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Russian Socialists in the Struggle for Democracy

For the past few weeks, protests for fair elections in upcoming municipal polls have become weekly in Moscow and St. Petersburg as thousands have defied authorities to attend unsanctioned rallies. The police crackdown has been particularly harsh in Moscow. Protests on July 27 and August 3 resulted in over 2000 detentions. Images of police in riot gear wrestling citizens to the ground and beating peaceful protesters were reminiscent of the mass protests against election fraud in 2011-2012.

Members of the Russian Socialist Movement, a small Marxist, anti-Stalinist organization active in the Russian left, have been participants in local electoral campaigns and in the protests. Two RSM activists, Valeria Kovelishina and Ilya Budraitskis talk about the Russian Socialist Movement, their electoral work, the protests for democracy in Russia and what they might mean for the future.

Witnessing the Collapse of Communism

Roundtable discussion marking the 30th anniversary of the collapse of communism in Eastern Europe. Participants include Timothy Garton Ash, Bridget Kendall, and Jens Reich.

The Evictors

Around Moscow, there’s a whole industry of so-called “black creditors” — microfinance institutions (or MFOs) that swindle and seize debtors’ homes. Ivan Golunov’s investigation for Meduza has discovered that almost 500 apartments have been seized from their owners over the past five years without so much as a court order. In fact, this scheme involves more than simply “squeezing” people from their homes. It is possibly part of a wider, international money-laundering system. Here’s Meduza special correspondent Ivan Golunov on the ins and outs of this industry.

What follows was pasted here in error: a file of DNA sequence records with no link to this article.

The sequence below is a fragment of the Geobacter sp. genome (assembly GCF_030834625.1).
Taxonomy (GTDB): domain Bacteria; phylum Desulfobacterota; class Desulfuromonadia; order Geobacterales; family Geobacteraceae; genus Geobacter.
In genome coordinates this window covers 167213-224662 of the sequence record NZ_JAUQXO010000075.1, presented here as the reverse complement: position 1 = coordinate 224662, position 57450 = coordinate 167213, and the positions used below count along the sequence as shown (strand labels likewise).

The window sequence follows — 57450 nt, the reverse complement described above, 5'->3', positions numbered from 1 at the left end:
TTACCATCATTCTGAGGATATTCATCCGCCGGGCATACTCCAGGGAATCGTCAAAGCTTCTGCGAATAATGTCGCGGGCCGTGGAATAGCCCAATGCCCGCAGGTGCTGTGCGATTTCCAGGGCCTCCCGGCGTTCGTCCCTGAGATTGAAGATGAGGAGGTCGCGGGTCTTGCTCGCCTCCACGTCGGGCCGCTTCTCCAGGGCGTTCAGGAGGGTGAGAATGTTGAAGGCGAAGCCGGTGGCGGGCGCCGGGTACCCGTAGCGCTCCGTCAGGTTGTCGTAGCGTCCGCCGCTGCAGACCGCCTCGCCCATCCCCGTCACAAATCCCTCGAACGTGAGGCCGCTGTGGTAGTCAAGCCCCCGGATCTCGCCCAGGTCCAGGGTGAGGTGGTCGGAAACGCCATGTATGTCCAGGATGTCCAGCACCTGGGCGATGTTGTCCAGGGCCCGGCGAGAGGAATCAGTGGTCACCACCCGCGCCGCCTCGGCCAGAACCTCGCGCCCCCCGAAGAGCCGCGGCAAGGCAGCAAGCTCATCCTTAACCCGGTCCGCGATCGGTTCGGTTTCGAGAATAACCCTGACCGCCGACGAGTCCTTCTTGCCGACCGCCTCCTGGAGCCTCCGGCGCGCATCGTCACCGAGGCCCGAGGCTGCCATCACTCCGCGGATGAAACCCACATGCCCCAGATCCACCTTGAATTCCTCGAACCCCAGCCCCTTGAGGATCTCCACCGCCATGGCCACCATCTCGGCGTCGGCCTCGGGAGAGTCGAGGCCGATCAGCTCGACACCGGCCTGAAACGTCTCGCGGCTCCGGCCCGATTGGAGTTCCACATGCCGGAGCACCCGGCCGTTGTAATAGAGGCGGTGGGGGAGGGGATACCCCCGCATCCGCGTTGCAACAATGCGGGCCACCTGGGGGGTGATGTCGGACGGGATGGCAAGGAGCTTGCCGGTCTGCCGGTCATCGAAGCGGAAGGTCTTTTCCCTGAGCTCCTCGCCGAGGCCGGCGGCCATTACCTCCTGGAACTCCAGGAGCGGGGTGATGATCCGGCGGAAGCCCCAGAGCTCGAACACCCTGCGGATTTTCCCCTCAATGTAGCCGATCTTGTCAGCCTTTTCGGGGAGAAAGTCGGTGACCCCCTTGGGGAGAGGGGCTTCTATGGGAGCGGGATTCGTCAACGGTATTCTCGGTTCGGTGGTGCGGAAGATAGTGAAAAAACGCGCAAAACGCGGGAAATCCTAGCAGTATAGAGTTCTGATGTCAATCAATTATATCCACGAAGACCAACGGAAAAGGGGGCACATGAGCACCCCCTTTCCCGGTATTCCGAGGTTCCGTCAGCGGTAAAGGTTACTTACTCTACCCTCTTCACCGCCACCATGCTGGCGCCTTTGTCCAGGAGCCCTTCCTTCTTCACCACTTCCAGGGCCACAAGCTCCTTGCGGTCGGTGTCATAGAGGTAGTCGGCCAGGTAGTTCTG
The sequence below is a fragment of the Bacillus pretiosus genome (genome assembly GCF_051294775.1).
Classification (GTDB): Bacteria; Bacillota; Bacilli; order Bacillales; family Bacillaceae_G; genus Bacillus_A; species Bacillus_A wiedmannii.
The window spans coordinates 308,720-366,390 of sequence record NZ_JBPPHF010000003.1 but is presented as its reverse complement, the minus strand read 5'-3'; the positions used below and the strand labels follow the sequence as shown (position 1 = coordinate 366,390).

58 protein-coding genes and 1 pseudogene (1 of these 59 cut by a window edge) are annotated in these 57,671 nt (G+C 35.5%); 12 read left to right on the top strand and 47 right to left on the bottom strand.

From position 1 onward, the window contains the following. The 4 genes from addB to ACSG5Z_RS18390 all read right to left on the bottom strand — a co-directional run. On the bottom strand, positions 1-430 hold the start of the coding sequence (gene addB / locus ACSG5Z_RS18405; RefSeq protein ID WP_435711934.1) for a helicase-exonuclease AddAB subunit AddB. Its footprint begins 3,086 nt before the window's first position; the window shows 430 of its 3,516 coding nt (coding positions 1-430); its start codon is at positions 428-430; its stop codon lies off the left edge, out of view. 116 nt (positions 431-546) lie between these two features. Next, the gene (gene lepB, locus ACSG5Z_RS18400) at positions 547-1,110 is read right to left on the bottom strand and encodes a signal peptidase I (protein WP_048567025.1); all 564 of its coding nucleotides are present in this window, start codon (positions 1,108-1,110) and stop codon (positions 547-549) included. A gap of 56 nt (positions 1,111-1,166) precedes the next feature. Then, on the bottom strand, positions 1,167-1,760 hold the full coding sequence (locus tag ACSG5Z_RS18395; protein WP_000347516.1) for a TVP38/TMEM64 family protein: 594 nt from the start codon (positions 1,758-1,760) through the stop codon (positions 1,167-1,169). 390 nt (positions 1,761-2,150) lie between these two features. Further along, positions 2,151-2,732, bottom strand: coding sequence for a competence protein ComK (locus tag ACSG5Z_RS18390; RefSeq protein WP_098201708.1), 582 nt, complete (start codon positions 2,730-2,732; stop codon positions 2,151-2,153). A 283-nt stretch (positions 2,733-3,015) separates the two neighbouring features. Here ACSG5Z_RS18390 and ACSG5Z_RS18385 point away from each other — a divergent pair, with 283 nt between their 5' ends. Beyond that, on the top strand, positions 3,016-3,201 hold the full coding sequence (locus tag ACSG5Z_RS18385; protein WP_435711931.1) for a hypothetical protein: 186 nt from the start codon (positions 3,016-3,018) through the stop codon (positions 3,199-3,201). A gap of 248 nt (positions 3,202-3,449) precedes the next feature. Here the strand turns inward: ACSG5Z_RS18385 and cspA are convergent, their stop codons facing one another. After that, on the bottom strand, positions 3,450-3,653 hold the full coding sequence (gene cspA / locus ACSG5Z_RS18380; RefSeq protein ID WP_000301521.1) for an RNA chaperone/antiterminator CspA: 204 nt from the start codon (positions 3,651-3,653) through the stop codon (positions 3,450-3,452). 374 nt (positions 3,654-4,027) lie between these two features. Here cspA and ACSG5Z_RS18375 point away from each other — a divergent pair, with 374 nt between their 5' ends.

Putin Isn’t Miscalculating in Ukraine

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Lilia Shevtsova, who I like a lot, has an interesting comment in the Financial Times. What she has to say doesn’t bode well for Ukraine or Putin. Putin has won but his victory is only tactical. According to Shevtsova, “tactical victories often end in strategic defeats” and Putin, by turning Russia into a “war state,” has “unleashed the process he cannot stop and made himself hostage to suicidal statecraft.” Essentially Putin has boxed himself in. He can’t extricate himself from Ukraine without a victory, and that victory—with the spent economic and political capital necessary to pull it off–risks “a loss of power.” I think this is pretty unlikely.

First Ukraine. Basically the west has given up without much of a fight. Sure there are the sanctions, which are taking a bite, but they just show how little leverage the West has over Putin. The West is unwilling to really defend Ukraine where it counts. Nato can bluster about the Russian threat and shore up its Baltic members all it wants. And when Poroshenko pleaded to Obama that he can’t win a war with blankets? He went home with more blankets. As for the sanctions, they aren’t going to alter Putin’s course in the short term. They depend too much on oligarchs enslaved to Putin getting together and pressuring him to change course. That’s highly unlikely to happen. If anything, the sanctions have forced a tightening of Putin’s inner circle and a strengthening of his autocratic hand.

So Ukraine has been sold out. Shevtsova writes:

The west dare not call the Russian incursion an act of aggression. They talk euphemistically of a “political solution” to the Ukrainian crisis, which means that the Kremlin’s interests should be taken into account. The Nato summit held in Wales this month demonstrated that the alliance is not prepared to do much more than condemn Russia.